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Thoughts about Ashraf and Galor (2012)
Via Steve Sailer. The Out of Africa Hypothesis, Human Genetic Diversity, and Comparative Economic Development Quamrul Ashraf and Oded Galor
Abstract This research advances and empirically establishes the hypothesis that, in the course of the prehistoric exodus of Homo sapiens out of Africa, variation in migratory distance to various settlements across the globe affected genetic diversity and has had a long-lasting hump-shaped effect on comparative economic development, reáecting the trade-offs between the beneficial and the detrimental effects of diversity on productivity. While intermediate levels of genetic diversity prevalent among Asian and European populations have been conducive for development, the high diversity of African populations and the low diversity of Native American populations have been detrimental for the development of these regions.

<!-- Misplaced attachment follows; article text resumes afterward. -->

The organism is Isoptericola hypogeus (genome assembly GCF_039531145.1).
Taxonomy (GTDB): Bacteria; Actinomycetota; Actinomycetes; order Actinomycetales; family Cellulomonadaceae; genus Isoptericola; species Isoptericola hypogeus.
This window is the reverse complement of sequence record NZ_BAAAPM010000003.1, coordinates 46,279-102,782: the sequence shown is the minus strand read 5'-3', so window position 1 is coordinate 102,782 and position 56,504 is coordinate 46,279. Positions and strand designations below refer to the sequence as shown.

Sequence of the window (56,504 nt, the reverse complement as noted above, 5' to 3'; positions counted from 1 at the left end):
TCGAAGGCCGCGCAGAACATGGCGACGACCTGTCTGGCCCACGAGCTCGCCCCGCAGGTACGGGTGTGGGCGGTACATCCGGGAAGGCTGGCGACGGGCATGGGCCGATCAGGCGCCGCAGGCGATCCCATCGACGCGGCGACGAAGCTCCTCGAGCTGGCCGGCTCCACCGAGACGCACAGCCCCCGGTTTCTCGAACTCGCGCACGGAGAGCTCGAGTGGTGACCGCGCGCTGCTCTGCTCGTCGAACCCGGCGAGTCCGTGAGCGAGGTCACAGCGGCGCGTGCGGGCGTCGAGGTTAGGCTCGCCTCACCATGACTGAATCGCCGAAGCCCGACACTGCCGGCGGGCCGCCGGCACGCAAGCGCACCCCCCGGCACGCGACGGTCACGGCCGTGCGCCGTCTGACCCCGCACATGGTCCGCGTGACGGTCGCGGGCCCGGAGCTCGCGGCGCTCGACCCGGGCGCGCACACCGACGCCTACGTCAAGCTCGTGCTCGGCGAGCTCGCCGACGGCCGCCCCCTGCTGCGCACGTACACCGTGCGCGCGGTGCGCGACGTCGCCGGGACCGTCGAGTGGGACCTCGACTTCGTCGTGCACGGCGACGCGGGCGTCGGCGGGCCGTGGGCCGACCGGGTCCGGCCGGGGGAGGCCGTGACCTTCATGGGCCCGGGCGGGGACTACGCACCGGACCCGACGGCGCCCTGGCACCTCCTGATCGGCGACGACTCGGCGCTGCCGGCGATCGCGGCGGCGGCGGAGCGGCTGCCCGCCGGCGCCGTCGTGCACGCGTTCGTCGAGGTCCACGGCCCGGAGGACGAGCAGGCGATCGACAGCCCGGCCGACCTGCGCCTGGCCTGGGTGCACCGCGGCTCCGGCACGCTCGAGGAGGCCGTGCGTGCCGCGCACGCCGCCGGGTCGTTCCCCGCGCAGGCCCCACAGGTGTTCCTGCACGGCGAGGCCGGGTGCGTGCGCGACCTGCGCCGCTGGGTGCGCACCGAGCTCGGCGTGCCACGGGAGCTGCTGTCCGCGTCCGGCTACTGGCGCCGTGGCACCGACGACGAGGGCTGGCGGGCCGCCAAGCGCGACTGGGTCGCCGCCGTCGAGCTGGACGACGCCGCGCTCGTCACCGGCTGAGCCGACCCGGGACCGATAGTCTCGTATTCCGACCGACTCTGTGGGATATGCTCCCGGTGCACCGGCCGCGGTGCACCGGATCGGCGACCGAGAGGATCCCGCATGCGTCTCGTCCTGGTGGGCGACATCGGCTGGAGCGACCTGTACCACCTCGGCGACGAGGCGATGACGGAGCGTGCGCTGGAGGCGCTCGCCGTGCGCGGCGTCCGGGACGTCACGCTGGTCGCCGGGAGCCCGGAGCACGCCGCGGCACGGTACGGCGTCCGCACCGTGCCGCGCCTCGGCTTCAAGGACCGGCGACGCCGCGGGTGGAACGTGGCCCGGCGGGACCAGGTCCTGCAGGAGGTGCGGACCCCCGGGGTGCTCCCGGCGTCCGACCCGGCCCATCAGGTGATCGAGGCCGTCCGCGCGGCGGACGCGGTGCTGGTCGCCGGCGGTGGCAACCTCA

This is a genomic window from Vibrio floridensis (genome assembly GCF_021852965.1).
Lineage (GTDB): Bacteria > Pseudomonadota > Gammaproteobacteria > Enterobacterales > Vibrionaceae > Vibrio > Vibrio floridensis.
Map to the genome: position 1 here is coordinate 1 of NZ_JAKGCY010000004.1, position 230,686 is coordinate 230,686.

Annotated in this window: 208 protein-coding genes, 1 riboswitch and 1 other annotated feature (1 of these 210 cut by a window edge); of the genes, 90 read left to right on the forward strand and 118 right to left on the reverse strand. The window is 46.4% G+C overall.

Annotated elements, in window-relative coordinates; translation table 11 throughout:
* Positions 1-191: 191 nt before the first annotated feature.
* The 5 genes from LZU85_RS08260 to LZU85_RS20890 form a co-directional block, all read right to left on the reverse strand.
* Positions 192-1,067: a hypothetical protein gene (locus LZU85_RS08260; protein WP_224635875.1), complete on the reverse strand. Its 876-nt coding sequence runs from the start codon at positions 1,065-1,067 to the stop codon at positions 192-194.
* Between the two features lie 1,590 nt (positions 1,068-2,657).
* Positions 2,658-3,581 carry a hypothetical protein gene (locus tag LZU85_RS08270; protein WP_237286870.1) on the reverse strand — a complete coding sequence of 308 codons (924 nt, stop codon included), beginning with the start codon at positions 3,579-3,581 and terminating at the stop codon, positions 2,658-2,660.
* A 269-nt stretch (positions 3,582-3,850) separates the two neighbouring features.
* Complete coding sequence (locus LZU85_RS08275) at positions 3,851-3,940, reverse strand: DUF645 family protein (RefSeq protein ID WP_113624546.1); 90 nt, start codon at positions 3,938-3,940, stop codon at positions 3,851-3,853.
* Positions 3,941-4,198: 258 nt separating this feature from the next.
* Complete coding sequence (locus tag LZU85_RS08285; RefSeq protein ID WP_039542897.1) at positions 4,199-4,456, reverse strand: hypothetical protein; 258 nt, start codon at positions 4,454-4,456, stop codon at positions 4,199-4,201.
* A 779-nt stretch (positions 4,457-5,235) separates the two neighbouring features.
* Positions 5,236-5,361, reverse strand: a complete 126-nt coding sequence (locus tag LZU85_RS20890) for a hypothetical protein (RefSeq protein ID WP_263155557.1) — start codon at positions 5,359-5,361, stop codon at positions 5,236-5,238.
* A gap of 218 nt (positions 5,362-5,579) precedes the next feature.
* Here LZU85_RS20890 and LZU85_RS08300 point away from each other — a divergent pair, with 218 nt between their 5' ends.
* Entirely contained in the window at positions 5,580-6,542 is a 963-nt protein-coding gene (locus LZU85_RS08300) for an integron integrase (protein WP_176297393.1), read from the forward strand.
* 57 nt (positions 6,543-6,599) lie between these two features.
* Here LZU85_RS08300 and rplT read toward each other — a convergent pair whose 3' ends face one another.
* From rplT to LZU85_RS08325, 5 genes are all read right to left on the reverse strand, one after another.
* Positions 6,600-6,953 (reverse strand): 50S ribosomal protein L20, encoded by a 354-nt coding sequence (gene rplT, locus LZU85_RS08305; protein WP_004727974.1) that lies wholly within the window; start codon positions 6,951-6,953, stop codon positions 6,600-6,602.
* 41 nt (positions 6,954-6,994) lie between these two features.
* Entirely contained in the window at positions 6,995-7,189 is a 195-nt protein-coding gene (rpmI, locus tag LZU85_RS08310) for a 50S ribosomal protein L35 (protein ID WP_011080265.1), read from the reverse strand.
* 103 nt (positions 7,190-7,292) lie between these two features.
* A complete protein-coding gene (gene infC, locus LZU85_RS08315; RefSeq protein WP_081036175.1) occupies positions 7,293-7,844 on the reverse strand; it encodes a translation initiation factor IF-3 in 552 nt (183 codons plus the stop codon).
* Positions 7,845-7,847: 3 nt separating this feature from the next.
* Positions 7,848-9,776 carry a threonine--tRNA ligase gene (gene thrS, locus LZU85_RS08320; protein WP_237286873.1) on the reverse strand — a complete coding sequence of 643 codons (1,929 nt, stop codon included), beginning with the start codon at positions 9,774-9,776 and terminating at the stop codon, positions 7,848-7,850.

A very interesting paper. As can be seen in the link, it receives the usual backlash of dumbness. The interesting thing about this that wasnt explored - even if it screamed to be explored - is how it works together with Lynn's world wide IQ data. Lynn's theory of cold climate has difficulties explaining why the arctic people are not smarter than they are. They are by no means dumb like africans, but they shud be smarter than they are going by the latitude theory and climate theory. I suggested that this might be due to inbreeding due to small populations. Perhaps. Perhaps its due to less genetic variation. It shud be possible to run a multiple regression analysis, and see how these two together explain IQ and income per capita. The theory behind this is: First humans were in Africa, then they migrated out to live in other places. These other places differed in environment by coldness among other things. Those that lived in colder places were under (stronger) selection pressure for intelligence. How fast this adaptation happens is controlled by population size and genetic variation in the populations. Very strange that the paper does not even cite Lynn, or mentioned IQ anywhere. These seem obvious to explain differences in income per capita.